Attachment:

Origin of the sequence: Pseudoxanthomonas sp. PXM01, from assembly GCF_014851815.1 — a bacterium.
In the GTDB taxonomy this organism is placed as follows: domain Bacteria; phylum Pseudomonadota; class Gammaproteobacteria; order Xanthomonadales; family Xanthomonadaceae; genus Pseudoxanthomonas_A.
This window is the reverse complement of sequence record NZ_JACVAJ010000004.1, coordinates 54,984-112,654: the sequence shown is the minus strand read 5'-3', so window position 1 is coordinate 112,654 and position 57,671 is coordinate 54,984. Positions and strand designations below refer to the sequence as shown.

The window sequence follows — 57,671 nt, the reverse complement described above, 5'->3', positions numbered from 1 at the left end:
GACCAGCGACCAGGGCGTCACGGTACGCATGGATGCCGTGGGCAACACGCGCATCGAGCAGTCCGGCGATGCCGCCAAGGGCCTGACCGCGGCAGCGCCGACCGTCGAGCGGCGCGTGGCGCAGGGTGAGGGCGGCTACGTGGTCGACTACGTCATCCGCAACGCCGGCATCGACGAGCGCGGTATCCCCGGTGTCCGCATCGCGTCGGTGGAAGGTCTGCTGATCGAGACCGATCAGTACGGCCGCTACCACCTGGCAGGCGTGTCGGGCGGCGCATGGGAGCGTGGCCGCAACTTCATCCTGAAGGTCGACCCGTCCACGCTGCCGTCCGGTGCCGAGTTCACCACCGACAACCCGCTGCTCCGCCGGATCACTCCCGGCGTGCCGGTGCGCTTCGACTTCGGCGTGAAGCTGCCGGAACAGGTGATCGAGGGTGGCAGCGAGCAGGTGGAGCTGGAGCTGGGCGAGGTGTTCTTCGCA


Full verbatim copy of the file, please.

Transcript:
Origin of the sequence: Pseudoxanthomonas sp. PXM01, from assembly GCF_014851815.1 — a bacterium.
In the GTDB taxonomy this organism is placed as follows: domain Bacteria; phylum Pseudomonadota; class Gammaproteobacteria; order Xanthomonadales; family Xanthomonadaceae; genus Pseudoxanthomonas_A.
This window is the reverse complement of sequence record NZ_JACVAJ010000004.1, coordinates 54,984-112,654: the sequence shown is the minus strand read 5'-3', so window position 1 is coordinate 112,654 and position 57,671 is coordinate 54,984. Positions and strand designations below refer to the sequence as shown.

The window sequence follows — 57,671 nt, the reverse complement described above, 5'->3', positions numbered from 1 at the left end:
GACCAGCGACCAGGGCGTCACGGTACGCATGGATGCCGTGGGCAACACGCGCATCGAGCAGTCCGGCGATGCCGCCAAGGGCCTGACCGCGGCAGCGCCGACCGTCGAGCGGCGCGTGGCGCAGGGTGAGGGCGGCTACGTGGTCGACTACGTCATCCGCAACGCCGGCATCGACGAGCGCGGTATCCCCGGTGTCCGCATCGCGTCGGTGGAAGGTCTGCTGATCGAGACCGATCAGTACGGCCGCTACCACCTGGCAGGCGTGTCGGGCGGCGCATGGGAGCGTGGCCGCAACTTCATCCTGAAGGTCGACCCGTCCACGCTGCCGTCCGGTGCCGAGTTCACCACCGACAACCCGCTGCTCCGCCGGATCACTCCCGGCGTGCCGGTGCGCTTCGACTTCGGCGTGAAGCTGCCGGAACAGGTGATCGAGGGTGGCAGCGAGCAGGTGGAGCTGGAGCTGGGCGAGGTGTTCTTCGCA